Should Guns Be Allowed on College Campus?
In Partial Fulfillment of the Requirements
Introduction to Criminal Justice
Armstrong Atlantic State University
Fall Semester 2009
Doctor Junseob Moon
Date of Submission: December 5, 2009
“Gun control? We need bullet control! I think every bullet should cost $5,000. Because if a bullet cost $5,000, we wouldn’t have any innocent bystanders.” (Rock, 1999) Chris Rock got a big laugh when he expressed his comical stance on the issues with guns. With the heart-wrenching reality of the Virginia Tech massacre, the issue of whether or not guns should be allowed on college campus has returned to the forefront of debates, and this is no longer a laughing matter. The country is torn between Gun right activist who are for the right to bear arms on campuses, and those who feel the same “rights-to-bear-arms” are the reason these college gun-crimes exist. It is important to know what is stated in the Second Amendment how the rights of the people are affected. In addition, the reader will learn about the two grass roots organizations on polar ends of the debates: the N.R.A. and the Brady Campaign. Are guns and schools politically ethical or social no-no’s? The question that is on everyone’s mind is how schools can become safer. Cops-in-class may be a theory that may help promote safer college campuses throughout the United States. The conclusion of this paper will contain the Author’s disposition on the unrelenting issue: should guns be allowed on college campuses? Second Amendment
To understand the issues on gun control, the reader must first understand what rights individuals have, and how certain restrictions may or may not violate the rights of the people. So why is it such a big topic of discussion? Those who are opposed to gun bans are defending the right of every American to bear arms. Those who are opposed to continue to allow guns are defending the right of every American to be free from harm. Federal law currently bans guns on school grounds except for the weapons carried by school security officers. The second Amendment, which was ratified in 1971, simply states, “A well regulated Militia, being necessary to the security of a free State, the right of the people to keep and bear Arms, shall not be infringed.” (Lithwick, 2001) History of Gun Crimes on College Campuses in the United States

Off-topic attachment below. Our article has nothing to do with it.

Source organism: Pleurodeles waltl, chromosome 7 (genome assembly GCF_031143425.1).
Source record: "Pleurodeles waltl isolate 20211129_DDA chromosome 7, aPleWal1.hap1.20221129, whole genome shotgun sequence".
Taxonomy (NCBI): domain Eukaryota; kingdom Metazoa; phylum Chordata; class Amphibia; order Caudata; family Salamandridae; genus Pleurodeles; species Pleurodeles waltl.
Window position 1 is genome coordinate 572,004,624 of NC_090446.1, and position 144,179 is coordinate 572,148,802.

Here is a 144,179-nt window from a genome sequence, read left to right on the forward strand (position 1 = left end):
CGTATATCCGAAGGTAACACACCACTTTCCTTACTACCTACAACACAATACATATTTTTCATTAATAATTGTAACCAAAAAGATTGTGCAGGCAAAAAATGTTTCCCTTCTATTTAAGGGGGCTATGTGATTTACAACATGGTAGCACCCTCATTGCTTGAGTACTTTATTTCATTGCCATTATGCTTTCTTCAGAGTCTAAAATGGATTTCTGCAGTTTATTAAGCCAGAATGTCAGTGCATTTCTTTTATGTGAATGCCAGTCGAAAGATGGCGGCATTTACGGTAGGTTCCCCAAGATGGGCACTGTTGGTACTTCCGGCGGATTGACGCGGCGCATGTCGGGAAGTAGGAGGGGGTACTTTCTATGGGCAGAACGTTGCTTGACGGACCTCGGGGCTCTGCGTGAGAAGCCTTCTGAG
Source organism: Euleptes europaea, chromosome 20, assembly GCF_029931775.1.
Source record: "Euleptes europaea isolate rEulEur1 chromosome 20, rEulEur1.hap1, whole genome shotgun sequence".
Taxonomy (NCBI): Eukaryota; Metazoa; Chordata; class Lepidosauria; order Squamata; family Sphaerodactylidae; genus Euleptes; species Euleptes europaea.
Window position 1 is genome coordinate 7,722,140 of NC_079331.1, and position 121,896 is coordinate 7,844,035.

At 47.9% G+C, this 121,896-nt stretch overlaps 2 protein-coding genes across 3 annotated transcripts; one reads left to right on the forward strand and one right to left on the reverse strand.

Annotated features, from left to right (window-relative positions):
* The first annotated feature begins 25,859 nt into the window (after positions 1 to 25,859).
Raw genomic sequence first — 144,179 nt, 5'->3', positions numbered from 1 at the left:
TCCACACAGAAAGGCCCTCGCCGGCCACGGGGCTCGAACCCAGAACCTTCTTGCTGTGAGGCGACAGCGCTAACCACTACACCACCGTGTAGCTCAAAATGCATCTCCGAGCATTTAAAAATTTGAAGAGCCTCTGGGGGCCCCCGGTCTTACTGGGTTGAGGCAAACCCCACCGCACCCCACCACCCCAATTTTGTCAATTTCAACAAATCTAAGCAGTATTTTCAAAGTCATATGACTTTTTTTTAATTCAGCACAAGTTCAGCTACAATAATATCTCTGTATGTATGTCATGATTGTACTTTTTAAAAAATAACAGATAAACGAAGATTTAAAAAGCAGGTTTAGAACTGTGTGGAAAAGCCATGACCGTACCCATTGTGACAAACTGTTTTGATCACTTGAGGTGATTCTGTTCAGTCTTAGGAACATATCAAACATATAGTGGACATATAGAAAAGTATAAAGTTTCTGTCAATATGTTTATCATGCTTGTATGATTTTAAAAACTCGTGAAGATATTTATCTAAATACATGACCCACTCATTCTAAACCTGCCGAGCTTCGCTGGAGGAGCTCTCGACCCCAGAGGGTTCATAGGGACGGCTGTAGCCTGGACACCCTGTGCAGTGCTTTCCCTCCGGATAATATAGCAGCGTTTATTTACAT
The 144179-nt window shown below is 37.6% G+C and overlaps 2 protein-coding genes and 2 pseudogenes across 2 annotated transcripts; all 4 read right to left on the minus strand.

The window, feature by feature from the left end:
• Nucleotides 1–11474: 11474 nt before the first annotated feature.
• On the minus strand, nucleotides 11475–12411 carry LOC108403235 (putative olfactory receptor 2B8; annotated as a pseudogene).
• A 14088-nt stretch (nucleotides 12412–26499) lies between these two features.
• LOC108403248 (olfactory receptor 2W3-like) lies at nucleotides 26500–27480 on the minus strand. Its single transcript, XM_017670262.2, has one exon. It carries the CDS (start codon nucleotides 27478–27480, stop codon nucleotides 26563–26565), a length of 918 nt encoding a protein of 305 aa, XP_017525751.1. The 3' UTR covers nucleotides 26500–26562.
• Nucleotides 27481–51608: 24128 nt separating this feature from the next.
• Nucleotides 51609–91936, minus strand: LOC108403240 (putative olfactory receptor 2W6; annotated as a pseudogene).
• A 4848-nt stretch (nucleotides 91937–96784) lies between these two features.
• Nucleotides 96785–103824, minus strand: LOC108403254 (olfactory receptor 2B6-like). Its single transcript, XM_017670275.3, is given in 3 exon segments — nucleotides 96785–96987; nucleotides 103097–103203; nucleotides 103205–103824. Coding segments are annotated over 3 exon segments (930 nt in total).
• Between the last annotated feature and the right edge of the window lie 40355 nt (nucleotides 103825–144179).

On a summer day in 1966, right after killing his wife and mother, Charles J. Whitman dressed up like a workman, packed a steamer trunk full of guns, ammo, binoculars, a radio, and deodorant, and went to his University of Texas Campus. The student then stormed the spiral steps of the UT Observation Tower, killing people on the way to the top. Atop of the tower, he ten began the barrage of shots down toward the crowds below. One victim was a baby named Claire Wilson, the unborn fetus of a woman who survived the assault. In all, the assault resulted in 17 deaths, (2 including the wife and mother and 1 including his own) and earned the right to be called the deadliest College Campus shooting in the United States. A title, although undesired, that would go unsurpassed until the Virginia Tech Massacre of 2007, some 41 years later. (Preece, 1996) “I got on the ground and I was just thinking, like, there’s no way I’m going to survive this. All I could keep thinking of was my mom,” Trey Perkins, a sophomore at the Virginia Tech, said as he recounted the events of what is now considered the deadliest massacre in U.S. history. (Jansing, 2007) The gunman, who was later identified as Seung-Hui Cho, began his rampage early on the morning of April 16, 2007 by shooting 2 students in the dormitory. 2 ½ hours later, Cho made his way to the other side of the Campus to a classroom building. Equipped with two handguns and plenty of ammo, Cho then moved methodically throughout the building where he claimed the life of 30 more victims before...
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